Benzodiazepine withdrawal occurs in individuals who have become tolerant to and dependent on benzos like Xanax and Valium after taking high doses for a long period. As the person’s tolerance to the drug grows, they need higher doses to feel the same effects. When someone stops taking benzos after long-term use, withdrawal symptoms occur. These symptoms affect those who have been prescribed these medications as much as those who were abusing them. If you or someone you know has become addicted to a benzodiazepine and needs help quitting, our benzo detox in Florida can help.
Symptoms of Benzo Withdrawal
The withdrawal symptoms of benzodiazepines are physically and mentally distressing and can even be life-threatening without the proper medical support or supervision. Many users may attempt to quit benzos “cold turkey” without realizing the risks associated with the process.
The most common benzo withdrawal symptoms – often referred to as “rebound” symptoms – usually begin within one to four days after the person’s last use of the drug. The duration and intensity of symptoms depend on the benzo used, the amount of use, and the frequency of use.
Benzo withdrawal symptoms usually last up to ten days and include:
- Changes in perception
- Excessive sweating
- Heart palpitations
- Increased tension
- Muscular stiffness or discomfort
- Panic attacks
- Sleep disturbances
- Trouble concentrating
Less common and more severe benzodiazepine withdrawal symptoms can occur in cases of extreme addiction. These include:
- Increased risk of suicidal ideation and thoughts
Benzos are mainly prescribed for mental health conditions like generalized anxiety disorder (GAD) and insomnia. Many people who suddenly stop taking these medications experience increased anxiety or restlessness. When symptoms like this resurface while detoxing from benzos, it’s otherwise referred to as the rebound effect.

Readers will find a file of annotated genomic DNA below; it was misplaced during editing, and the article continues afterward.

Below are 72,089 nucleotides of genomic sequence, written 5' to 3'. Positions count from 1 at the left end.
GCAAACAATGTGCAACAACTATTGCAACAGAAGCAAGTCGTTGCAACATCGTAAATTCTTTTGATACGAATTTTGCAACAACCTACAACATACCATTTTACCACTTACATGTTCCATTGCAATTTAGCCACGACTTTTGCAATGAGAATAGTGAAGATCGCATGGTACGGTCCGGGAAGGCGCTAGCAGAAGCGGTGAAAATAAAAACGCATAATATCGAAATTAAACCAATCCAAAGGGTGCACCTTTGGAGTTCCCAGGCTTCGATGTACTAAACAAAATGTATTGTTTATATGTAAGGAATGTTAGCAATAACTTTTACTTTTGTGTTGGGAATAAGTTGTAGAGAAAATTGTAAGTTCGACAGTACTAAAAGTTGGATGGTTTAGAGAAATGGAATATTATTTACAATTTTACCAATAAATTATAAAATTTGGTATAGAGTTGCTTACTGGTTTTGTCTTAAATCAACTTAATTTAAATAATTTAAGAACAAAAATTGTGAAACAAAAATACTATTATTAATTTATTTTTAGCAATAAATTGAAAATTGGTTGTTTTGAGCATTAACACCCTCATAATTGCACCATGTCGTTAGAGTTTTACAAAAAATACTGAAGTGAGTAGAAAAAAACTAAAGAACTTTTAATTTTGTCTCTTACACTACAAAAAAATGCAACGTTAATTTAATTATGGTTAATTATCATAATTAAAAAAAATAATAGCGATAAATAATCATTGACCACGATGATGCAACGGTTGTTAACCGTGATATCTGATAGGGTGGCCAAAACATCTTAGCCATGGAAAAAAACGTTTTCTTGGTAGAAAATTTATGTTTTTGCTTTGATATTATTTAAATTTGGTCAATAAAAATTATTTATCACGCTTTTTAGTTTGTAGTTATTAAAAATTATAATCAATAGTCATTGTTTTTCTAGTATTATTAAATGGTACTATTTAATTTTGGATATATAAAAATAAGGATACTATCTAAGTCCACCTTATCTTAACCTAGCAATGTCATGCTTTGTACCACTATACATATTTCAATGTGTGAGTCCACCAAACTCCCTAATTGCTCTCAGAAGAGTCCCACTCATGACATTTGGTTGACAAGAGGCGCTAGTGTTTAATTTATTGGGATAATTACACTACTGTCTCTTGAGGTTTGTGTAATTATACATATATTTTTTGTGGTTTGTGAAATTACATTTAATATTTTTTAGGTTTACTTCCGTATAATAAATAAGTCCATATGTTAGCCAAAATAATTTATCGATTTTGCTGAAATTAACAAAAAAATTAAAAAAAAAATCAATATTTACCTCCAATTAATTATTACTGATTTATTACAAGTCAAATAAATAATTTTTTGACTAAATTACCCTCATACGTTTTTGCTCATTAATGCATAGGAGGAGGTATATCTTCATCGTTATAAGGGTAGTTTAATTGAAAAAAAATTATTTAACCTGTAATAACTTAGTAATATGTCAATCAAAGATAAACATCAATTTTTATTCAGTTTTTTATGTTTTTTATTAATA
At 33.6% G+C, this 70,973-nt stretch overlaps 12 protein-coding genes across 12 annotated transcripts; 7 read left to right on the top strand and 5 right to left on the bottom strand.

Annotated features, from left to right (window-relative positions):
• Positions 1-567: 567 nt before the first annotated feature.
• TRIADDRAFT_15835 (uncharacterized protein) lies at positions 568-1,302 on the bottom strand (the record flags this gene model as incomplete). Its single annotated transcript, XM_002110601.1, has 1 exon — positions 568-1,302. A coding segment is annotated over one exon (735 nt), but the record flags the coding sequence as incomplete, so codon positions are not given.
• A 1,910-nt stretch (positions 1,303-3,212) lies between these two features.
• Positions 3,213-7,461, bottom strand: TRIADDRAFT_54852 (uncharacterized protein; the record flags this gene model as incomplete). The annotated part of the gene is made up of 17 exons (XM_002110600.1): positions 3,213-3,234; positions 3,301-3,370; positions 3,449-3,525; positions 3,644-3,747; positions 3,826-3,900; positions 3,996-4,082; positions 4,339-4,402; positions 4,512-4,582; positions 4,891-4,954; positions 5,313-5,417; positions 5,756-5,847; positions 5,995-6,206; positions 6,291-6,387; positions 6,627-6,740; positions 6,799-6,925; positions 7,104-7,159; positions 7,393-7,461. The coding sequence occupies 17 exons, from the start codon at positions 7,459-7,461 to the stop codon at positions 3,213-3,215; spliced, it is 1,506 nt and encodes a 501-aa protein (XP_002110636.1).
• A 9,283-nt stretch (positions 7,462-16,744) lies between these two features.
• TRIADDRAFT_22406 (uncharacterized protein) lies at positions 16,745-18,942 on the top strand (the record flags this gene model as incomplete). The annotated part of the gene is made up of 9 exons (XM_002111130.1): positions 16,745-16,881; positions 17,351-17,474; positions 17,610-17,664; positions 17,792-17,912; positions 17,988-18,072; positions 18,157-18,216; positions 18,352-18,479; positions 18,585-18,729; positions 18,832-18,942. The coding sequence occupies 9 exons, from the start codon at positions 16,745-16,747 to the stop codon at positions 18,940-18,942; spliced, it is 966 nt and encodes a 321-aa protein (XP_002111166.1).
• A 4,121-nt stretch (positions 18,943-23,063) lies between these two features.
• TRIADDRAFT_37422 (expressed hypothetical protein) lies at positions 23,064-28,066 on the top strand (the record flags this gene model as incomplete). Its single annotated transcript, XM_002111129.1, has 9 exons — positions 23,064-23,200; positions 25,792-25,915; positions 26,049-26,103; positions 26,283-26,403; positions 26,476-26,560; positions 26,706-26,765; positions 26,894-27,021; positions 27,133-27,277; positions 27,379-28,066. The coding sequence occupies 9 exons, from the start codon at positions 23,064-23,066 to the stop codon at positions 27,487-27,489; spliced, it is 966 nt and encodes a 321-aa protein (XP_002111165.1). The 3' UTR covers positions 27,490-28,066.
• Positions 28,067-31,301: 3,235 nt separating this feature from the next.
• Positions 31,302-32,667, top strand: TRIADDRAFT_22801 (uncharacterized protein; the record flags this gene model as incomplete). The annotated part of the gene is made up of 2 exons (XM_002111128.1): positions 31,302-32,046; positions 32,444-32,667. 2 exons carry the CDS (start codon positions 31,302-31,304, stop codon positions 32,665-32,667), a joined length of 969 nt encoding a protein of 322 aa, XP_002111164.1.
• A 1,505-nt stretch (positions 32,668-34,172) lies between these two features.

The difference between rebound effects and withdrawal symptoms is that rebound effects are the recurrence of previous symptoms that the medication was meant to treat, while withdrawal symptoms are signs of the body’s struggle to adapt to a reduction in benzodiazepine use.
What Is a Benzodiazepine Detox?
The first step in treating benzodiazepine addiction is flushing the drug from the individual’s system. This process is known as detoxification or detox.
Benzo detox can be dangerous and even life-threatening if attempted at home without medical support and supervision. A supervising physician must be present to monitor for potentially fatal symptoms, such as seizures and suicidal behaviors.
A medically supervised detox from benzodiazepines helps people stay safe and healthy while they get clean from drugs. Medical detox also reduces the discomfort of withdrawal, reducing the chances of relapse during the early stages of recovery. While treatment at benzo detox centers may last for two weeks, withdrawal symptoms may present themselves up to months into recovery.
Our Medical Detox for Benzo Addiction
As a Palm Beach rehab center, we know how important professional care is for a safe benzo detox. Our Florida detox programs are led by a medical team that provides 24-hour care and supervision to clients to ensure their safety and success.
Our specialists may administer medication, as needed, to reduce the discomfort and pain of withdrawal symptoms, as well. Our benzo withdrawal treatment is normally the first step of care for clients who have never undergone treatment before and require medical stability and support.
Our benzo detox program can help you or someone you care about safely quit benzos and feel better about staying sober long-term. However, as important as this step is, it’s only the first one.
Our luxury drug and alcohol rehab in Palm Beach places high importance on a continuum of care, which is why residential treatment and aftercare services are also offered to clients. Once detox is complete, patients can work with our therapists to learn more about their substance use disorders and addictive behaviors and to develop relapse prevention strategies for life after rehab.
Many people choose a residential treatment program that offers medical drug detox, as inpatient rehab provides a distraction-free and temptation-free environment for recovery. People with mild benzodiazepine addictions may choose an outpatient rehab if they’ve already undergone detox or some level of addiction care.
Counseling and support groups are also major aspects of addiction recovery. Many clients formerly addicted to benzodiazepines continue their therapy and attend meetings in our alumni program after their treatment is completed to prevent relapse.